And lawmakers, even those otherwise dedicated to parsimonious cruelty, have been scrambling to reassemble what they’ve torn apart, writing up multibillion-dollar relief and stimulus packages to save both lives and the economy. In those bills, they grudgingly propose what they refused to consider before: diagnostic tests for the uninsured, more generous medical care for people living in poverty, sick pay for workers, maybe even some sort of universal basic income.
A group of environmental and social justice organizations, 221 of them at the moment and growing, have made plain, in a list of “Five Principles for Just COVID-19 Relief,” what that stimulus should do: Rescue not corporations, but people and the planet.
“This crisis is transforming our social, political and economic landscape,” says Adrien Salazar, Senior Campaign Strategist for Climate Equity with Demos, a nonprofit that works to protect democracy in the U.S. “And that means things are possible in this moment that weren’t possible before.”
Like Ballew, Salazar understands that “things are very raw for people right now.” But people are also paying attention to government and science in a way they haven’t in a long time.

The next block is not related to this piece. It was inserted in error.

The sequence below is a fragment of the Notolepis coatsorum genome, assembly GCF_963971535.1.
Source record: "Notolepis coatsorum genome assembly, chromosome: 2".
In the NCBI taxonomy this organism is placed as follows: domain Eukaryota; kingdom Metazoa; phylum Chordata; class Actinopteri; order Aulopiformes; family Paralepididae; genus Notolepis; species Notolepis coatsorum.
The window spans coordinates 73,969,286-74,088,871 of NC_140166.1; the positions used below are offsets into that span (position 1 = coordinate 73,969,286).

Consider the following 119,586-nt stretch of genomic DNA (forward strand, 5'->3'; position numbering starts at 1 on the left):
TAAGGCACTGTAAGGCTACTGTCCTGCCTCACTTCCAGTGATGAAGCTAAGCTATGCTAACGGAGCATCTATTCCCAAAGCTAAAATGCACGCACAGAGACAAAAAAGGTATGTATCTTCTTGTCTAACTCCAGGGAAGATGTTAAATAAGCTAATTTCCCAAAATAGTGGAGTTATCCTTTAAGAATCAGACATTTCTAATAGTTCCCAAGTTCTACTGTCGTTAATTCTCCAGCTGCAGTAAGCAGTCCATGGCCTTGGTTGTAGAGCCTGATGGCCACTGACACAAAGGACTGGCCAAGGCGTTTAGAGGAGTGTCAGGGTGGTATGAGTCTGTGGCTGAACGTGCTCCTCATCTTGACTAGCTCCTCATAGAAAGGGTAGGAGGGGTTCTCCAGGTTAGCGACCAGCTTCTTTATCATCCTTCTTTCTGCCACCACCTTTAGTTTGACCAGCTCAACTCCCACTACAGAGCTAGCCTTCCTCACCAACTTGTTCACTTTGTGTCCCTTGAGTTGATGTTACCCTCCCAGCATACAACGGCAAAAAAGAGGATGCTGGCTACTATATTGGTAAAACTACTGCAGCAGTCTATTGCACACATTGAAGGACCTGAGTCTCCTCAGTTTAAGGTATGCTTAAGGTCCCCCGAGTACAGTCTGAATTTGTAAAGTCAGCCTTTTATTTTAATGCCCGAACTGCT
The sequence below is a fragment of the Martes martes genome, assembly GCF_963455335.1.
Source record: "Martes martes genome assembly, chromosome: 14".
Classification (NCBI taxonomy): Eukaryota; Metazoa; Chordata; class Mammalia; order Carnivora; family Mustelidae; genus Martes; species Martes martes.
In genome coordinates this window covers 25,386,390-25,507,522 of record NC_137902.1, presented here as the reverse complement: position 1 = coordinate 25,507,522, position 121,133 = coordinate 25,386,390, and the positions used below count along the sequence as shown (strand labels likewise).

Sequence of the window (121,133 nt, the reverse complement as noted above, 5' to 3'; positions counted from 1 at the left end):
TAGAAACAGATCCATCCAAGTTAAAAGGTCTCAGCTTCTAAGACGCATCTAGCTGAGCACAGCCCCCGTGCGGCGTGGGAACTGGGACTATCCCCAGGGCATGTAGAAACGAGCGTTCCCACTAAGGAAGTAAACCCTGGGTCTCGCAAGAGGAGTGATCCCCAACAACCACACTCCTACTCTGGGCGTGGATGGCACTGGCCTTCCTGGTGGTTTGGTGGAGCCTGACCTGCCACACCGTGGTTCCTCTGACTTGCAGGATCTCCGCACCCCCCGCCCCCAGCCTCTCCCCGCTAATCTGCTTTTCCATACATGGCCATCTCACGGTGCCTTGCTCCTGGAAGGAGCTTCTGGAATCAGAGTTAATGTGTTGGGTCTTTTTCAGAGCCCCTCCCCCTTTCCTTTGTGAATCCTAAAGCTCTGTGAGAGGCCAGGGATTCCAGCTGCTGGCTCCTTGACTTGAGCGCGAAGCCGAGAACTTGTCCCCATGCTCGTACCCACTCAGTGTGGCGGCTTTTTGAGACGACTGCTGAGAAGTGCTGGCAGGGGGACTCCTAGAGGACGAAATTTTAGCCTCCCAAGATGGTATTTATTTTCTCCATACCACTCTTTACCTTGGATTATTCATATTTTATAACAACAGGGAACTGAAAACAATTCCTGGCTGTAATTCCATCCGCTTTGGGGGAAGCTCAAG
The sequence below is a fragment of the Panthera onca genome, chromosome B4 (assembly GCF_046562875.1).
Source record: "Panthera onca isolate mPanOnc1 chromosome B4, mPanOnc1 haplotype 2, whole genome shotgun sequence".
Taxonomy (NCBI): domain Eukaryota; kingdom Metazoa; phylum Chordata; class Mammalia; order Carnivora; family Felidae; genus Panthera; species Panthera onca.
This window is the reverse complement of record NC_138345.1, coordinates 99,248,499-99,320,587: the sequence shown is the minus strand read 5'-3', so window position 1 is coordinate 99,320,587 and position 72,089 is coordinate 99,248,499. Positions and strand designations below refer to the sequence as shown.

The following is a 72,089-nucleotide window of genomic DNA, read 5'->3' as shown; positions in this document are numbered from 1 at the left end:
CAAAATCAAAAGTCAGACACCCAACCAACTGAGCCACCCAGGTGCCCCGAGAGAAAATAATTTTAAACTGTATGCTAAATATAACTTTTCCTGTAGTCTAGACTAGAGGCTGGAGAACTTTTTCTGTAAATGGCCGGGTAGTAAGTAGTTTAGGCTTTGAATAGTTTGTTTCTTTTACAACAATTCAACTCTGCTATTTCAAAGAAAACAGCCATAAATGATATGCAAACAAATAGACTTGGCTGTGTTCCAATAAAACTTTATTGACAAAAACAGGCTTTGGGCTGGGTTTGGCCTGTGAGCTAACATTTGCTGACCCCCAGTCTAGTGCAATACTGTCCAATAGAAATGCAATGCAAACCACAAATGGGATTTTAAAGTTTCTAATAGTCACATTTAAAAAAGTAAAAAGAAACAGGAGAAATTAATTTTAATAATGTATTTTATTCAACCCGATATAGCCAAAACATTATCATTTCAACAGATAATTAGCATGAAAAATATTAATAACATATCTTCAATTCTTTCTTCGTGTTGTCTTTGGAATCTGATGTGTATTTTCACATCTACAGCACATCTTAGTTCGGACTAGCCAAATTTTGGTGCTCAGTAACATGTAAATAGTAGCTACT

They are seeing, says Ballew, “how one small change in a system can have a huge effect on the rest of the world.”
Like the proverbial butterfly in Borneo, an event that began with one person in one country triggered a global cascade of impacts to economies, public health systems, social trust and political ideologies. That cascade can also run in reverse, Ballew says. It presents an opportunity, as the world we know falls to pieces around us, to open up a conversation about how we’ll put it all back together.
“People talk about a post-9/11 world,” Salazar says, “that nothing was the same after that. I think that’s what we’re going through right now. Everything – from how we relate to government to how we run our economy – is very likely to change.”
In a 2008 paper called “The Politics of Climate Change,” British sociologist Anthony Giddens asked whether “the democratic penchant for partisanship and short-termism . . . [could] be replaced by long-termism and a consensus-based policy agenda.”
Kristina Dahl, a climate scientist with the nonprofit Union of Concerned Scientists, calls that “the million-dollar question.” With COVID-19, “The consequences were immediate, so it was natural to take swift and aggressive action.” People have sacrificed their freedom and businesses have let go of profits, “because we were facing the possibility of lost lives.”